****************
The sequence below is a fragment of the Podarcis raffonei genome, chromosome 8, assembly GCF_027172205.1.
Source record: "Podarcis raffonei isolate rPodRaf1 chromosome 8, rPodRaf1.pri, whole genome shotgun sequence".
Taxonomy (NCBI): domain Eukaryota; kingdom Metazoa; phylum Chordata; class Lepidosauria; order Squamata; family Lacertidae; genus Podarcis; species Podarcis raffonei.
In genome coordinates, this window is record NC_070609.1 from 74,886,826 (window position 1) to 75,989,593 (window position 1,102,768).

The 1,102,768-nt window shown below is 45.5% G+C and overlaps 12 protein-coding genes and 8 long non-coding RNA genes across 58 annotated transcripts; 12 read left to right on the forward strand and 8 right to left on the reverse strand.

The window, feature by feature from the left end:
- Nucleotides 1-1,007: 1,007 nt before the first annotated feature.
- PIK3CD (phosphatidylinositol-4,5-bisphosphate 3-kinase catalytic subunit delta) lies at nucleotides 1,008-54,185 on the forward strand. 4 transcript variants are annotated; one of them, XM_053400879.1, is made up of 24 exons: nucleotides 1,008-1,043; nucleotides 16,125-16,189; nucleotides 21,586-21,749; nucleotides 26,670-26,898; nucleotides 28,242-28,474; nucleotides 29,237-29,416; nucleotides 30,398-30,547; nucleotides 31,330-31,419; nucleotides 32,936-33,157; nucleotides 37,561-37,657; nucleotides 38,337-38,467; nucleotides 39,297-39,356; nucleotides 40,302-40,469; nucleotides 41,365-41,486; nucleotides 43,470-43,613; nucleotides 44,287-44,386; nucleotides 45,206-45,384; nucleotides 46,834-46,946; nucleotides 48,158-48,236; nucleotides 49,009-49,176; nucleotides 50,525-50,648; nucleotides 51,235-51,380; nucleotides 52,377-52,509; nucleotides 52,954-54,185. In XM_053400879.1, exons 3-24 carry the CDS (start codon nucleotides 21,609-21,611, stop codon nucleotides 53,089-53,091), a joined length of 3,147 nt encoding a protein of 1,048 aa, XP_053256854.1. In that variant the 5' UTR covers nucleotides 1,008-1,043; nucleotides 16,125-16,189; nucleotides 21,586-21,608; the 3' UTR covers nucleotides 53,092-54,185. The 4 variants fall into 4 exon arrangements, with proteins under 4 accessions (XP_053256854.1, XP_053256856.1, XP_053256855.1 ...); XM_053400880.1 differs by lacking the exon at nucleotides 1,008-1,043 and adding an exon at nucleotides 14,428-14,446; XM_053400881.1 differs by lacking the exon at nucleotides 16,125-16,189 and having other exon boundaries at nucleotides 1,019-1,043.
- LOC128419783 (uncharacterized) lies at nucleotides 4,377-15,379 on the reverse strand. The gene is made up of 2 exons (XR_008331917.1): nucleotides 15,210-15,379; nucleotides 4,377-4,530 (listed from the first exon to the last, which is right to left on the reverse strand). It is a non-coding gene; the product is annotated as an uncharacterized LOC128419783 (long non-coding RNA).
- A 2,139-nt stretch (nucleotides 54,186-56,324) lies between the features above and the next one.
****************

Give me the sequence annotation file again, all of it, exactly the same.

The sequence below is a fragment of the Podarcis raffonei genome, chromosome 8, assembly GCF_027172205.1.
Source record: "Podarcis raffonei isolate rPodRaf1 chromosome 8, rPodRaf1.pri, whole genome shotgun sequence".
Taxonomy (NCBI): domain Eukaryota; kingdom Metazoa; phylum Chordata; class Lepidosauria; order Squamata; family Lacertidae; genus Podarcis; species Podarcis raffonei.
In genome coordinates, this window is record NC_070609.1 from 74,886,826 (window position 1) to 75,989,593 (window position 1,102,768).

The 1,102,768-nt window shown below is 45.5% G+C and overlaps 12 protein-coding genes and 8 long non-coding RNA genes across 58 annotated transcripts; 12 read left to right on the forward strand and 8 right to left on the reverse strand.

The window, feature by feature from the left end:
- Nucleotides 1-1,007: 1,007 nt before the first annotated feature.
- PIK3CD (phosphatidylinositol-4,5-bisphosphate 3-kinase catalytic subunit delta) lies at nucleotides 1,008-54,185 on the forward strand. 4 transcript variants are annotated; one of them, XM_053400879.1, is made up of 24 exons: nucleotides 1,008-1,043; nucleotides 16,125-16,189; nucleotides 21,586-21,749; nucleotides 26,670-26,898; nucleotides 28,242-28,474; nucleotides 29,237-29,416; nucleotides 30,398-30,547; nucleotides 31,330-31,419; nucleotides 32,936-33,157; nucleotides 37,561-37,657; nucleotides 38,337-38,467; nucleotides 39,297-39,356; nucleotides 40,302-40,469; nucleotides 41,365-41,486; nucleotides 43,470-43,613; nucleotides 44,287-44,386; nucleotides 45,206-45,384; nucleotides 46,834-46,946; nucleotides 48,158-48,236; nucleotides 49,009-49,176; nucleotides 50,525-50,648; nucleotides 51,235-51,380; nucleotides 52,377-52,509; nucleotides 52,954-54,185. In XM_053400879.1, exons 3-24 carry the CDS (start codon nucleotides 21,609-21,611, stop codon nucleotides 53,089-53,091), a joined length of 3,147 nt encoding a protein of 1,048 aa, XP_053256854.1. In that variant the 5' UTR covers nucleotides 1,008-1,043; nucleotides 16,125-16,189; nucleotides 21,586-21,608; the 3' UTR covers nucleotides 53,092-54,185. The 4 variants fall into 4 exon arrangements, with proteins under 4 accessions (XP_053256854.1, XP_053256856.1, XP_053256855.1 ...); XM_053400880.1 differs by lacking the exon at nucleotides 1,008-1,043 and adding an exon at nucleotides 14,428-14,446; XM_053400881.1 differs by lacking the exon at nucleotides 16,125-16,189 and having other exon boundaries at nucleotides 1,019-1,043.
- LOC128419783 (uncharacterized) lies at nucleotides 4,377-15,379 on the reverse strand. The gene is made up of 2 exons (XR_008331917.1): nucleotides 15,210-15,379; nucleotides 4,377-4,530 (listed from the first exon to the last, which is right to left on the reverse strand). It is a non-coding gene; the product is annotated as an uncharacterized LOC128419783 (long non-coding RNA).
- A 2,139-nt stretch (nucleotides 54,186-56,324) lies between the features above and the next one.